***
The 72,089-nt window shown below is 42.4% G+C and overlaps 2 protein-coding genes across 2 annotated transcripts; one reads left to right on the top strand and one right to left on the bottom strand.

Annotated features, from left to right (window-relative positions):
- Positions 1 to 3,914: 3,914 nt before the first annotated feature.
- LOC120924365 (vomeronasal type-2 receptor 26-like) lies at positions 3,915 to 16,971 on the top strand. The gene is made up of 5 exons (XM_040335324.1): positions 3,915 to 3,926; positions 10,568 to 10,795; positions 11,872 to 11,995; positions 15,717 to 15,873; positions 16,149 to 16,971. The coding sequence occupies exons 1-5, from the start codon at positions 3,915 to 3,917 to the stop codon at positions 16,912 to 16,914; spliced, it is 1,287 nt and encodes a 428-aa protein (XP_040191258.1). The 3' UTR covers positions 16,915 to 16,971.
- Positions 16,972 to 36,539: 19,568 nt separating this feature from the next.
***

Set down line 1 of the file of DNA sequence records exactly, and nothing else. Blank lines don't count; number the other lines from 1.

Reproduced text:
The 72,089-nt window shown below is 42.4% G+C and overlaps 2 protein-coding genes across 2 annotated transcripts; one reads left to right on the top strand and one right to left on the bottom strand.